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Professor James Griffin’s outstanding and important book, On Human Rights, has now been published by Oxford University Press. Professor Griffin is the White’s Professor of Moral Philosophy, Emeritus, at Oxford University, and currently holds appointments at Oxford, Rutgers University and Australian National University.

Dr. John Tasioulas (Oxford) has some wonderful remarks regarding Professor Griffin’s book, which he presented at Professor Griffin’s book launch on January 23, 2008, and which can be found here.

Professor Griffin’s address to the audience at the book launch, in which he shares his motivation for writing the book, can also be found here.

Having read the book, I highly recommend it to scholars and advanced students of political, moral, and legal philosophy, and anyone with an interest in human rights.

Here are some places from which you can obtain a copy: US Amazon; UK Amazon; US OUP; and UK OUP.

Description of On Human Rights from OUP:

What is a human right? How can we tell whether a proposed human right really is one? How do we establish the content of particular human rights, and how do we resolve conflicts between them? These are pressing questions for philosophers, political theorists, jurisprudents, international lawyers, and activists. James Griffin offers answers in his compelling new investigation of human rights.

The term ‘natural right’, in its modern sense of an entitlement that a person has, first appeared in the late Middle Ages. When during the seventeenth and eighteenth centuries the theological content of the idea was abandoned in stages, nothing was put in its place. The secularized notion that we were left with at the end of the Enlightenment is still our notion today: a right that we have simply in virtue of being human. During the twentieth century international law has contributed to settling the question which rights are human rights, but its contribution has its limits.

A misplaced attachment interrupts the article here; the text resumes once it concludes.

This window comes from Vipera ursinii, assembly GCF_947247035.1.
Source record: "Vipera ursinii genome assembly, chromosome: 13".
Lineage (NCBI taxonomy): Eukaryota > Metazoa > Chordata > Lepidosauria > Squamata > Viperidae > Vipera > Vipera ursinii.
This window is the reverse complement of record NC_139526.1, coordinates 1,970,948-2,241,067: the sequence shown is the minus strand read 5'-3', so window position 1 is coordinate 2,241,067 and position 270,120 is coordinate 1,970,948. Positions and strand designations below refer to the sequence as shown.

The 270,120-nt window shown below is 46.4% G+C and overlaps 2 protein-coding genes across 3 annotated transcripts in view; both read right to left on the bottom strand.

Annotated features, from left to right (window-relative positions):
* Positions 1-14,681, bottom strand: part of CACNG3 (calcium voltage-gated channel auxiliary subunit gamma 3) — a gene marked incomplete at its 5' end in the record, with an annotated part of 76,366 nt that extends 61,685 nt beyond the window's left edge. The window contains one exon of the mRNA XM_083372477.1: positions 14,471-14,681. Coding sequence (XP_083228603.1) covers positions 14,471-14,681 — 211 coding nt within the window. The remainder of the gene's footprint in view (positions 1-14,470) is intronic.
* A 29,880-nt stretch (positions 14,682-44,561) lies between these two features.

The notion of a human right that we have inherited suffers from no small indeterminateness of sense. The term has been left with so few criteria for determining when it is used correctly that we often have a plainly inadequate grasp on what is at issue. Griffin takes on the task of showing the way towards a determinate concept of human rights, based on their relation to the human status that we all share. He works from certain paradigm cases, such as freedom of expression and freedom of worship, to more disputed cases such as welfare right – for instance the idea of a human right to health. His goal is a substantive account of human rights – an account with enough content to tell us whether proposed rights really are rights. Griffin emphasizes the practical as well as theoretical urgency of this goal: as the United Nations recognized in 1948 with its Universal Declaration, the idea of human rights has considerable power to improve the lot of humanity around the world.

It is our job now – the job of this book – to influence and develop the unsettled discourse of human rights so as to complete the incomplete idea.

Contents
Introduction

Part I: An Account of Human Rights
I. Human Rights: The Incomplete Idea
II. First Steps in An Account of Human Rights
III. When Human Rights Conflict
IV. Whose Rights?
V. My Rights: But Whose Duties?
VI. The Metaphysics of Human Rights
VII. The Relativity and Ethnocentricity of Human Rights

Part II: Highest Level Human Rights
VIII. Autonomy
IX. Liberty
X. Welfare

Part III: Applications
XI. Discrepanices Between the Best Philosophical Account of Human Rights and the International Law of Human Rights
XII. A Right to Life, A Right to Death
XIII. Privacy
XIV. Do Human Rights Require Democracy?
XV. Group Rights


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